Colorectal Cancer: Early Detection and Routine Screening
March 11, 2019
Colon Cancer, Early Detection and The Importance of Routine Screening
Colorectal cancer is the fourth most commonly diagnosed cancer among adults in the United States. Currently, the U.S. Preventive Services Task Force (USPSTF) recommends routine screening for adults ages 50 to 75.
However, the American Cancer Society recently modified their recommendation to begin at age 45 for those with average risk. The guideline was changed based in part on new data showing increased rates of colorectal cancer in younger populations.
Companies like Clinical Genomics are focused on improving the sensitivity and accuracy of screening tests, as well as providing options that may lead to early detection of residual and recurrent colorectal cancer in patients who have undergone primary treatment.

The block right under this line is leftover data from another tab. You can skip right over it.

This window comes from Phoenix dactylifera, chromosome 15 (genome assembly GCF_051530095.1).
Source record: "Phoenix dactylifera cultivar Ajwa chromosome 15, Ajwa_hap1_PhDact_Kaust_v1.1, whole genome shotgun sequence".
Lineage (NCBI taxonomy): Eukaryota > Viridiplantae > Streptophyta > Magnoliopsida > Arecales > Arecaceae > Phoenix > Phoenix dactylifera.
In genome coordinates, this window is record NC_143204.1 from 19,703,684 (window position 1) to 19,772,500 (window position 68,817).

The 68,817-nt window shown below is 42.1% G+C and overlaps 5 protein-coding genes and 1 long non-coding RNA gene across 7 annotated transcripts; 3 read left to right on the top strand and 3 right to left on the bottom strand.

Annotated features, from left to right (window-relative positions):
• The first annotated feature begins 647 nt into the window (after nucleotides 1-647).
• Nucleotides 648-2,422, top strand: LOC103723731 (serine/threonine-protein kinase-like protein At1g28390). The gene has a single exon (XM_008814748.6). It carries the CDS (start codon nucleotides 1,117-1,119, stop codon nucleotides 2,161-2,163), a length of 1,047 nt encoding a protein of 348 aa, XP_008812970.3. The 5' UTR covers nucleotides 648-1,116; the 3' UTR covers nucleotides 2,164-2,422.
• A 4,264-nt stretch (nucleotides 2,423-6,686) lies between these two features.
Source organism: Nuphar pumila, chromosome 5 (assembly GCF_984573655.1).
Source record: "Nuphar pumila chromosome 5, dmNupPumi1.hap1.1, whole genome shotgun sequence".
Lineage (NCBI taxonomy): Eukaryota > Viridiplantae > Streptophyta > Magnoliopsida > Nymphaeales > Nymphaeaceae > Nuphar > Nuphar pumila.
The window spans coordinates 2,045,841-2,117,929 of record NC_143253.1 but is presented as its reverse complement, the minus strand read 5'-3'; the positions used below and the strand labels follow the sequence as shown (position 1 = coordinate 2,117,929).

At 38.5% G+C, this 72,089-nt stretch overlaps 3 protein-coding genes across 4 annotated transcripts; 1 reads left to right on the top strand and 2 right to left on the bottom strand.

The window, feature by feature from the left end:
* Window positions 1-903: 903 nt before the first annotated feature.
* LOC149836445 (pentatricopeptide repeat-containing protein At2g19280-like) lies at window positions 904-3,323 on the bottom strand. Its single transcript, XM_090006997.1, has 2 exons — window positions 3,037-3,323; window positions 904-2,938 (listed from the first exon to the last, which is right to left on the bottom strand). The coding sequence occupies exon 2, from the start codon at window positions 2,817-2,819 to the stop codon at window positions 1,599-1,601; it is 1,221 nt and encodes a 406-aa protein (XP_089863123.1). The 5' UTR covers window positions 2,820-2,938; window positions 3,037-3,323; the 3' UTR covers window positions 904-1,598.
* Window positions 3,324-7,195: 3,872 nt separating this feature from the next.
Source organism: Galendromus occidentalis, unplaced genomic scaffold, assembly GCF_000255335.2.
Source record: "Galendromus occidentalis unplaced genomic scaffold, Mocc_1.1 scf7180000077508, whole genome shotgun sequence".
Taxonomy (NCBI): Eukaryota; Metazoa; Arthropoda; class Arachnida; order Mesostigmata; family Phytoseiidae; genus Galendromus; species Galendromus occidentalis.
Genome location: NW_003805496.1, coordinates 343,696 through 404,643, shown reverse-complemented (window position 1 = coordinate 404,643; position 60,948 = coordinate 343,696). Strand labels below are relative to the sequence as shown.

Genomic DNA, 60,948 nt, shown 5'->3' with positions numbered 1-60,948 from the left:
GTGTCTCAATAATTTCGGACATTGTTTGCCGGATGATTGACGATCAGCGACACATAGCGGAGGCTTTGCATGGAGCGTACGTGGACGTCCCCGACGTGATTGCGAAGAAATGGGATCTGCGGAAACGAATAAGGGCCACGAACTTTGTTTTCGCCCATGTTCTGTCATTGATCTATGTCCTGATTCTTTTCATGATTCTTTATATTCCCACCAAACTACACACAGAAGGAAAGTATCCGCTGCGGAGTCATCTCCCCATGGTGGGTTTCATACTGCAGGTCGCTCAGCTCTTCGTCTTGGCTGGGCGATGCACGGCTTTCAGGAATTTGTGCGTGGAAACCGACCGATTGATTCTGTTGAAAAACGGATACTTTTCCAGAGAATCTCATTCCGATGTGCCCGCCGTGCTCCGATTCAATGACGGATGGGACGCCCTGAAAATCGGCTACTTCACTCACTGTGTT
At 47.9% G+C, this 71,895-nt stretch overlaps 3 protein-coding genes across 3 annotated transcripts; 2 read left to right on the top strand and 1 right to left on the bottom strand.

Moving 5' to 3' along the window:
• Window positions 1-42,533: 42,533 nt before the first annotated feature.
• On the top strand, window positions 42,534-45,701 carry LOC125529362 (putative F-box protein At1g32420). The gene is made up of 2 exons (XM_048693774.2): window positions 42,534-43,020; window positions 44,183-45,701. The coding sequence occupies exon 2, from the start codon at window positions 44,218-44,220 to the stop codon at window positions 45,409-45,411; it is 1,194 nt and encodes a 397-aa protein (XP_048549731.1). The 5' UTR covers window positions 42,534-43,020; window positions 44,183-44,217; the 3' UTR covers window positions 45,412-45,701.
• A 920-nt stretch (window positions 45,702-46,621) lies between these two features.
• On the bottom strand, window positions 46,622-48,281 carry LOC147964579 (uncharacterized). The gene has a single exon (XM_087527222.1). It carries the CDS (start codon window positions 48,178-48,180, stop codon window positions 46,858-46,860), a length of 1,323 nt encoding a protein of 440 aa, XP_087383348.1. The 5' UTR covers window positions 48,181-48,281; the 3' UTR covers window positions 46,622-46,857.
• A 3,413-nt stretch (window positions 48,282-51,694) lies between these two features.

We get the facts from Dr. Roberto Rodriguez-Ruesga, a colon and rectal surgeon at Texas Oncology, and hear one woman’s personal story of being diagnosed with colon cancer at only 43 years old.
Behind the Mystery is a special segment dedicated to revolutionizing the way the health care system works for those suffering from a rare and genetic disorder.
Behind the Mystery takes a closer look at one of the two types of Polycystic Kidney disease. Autosomal Dominant Polycystic Kidney Disease, or ADPKD, is a rare, genetic condition.
Behind the Mystery takes a closer look at Blastic Plasmacytoid Dendritic Cell Neoplasm, a rare disease that is often misdiagnosed and affects at least 500 to 1,000 patients each year in the U.S.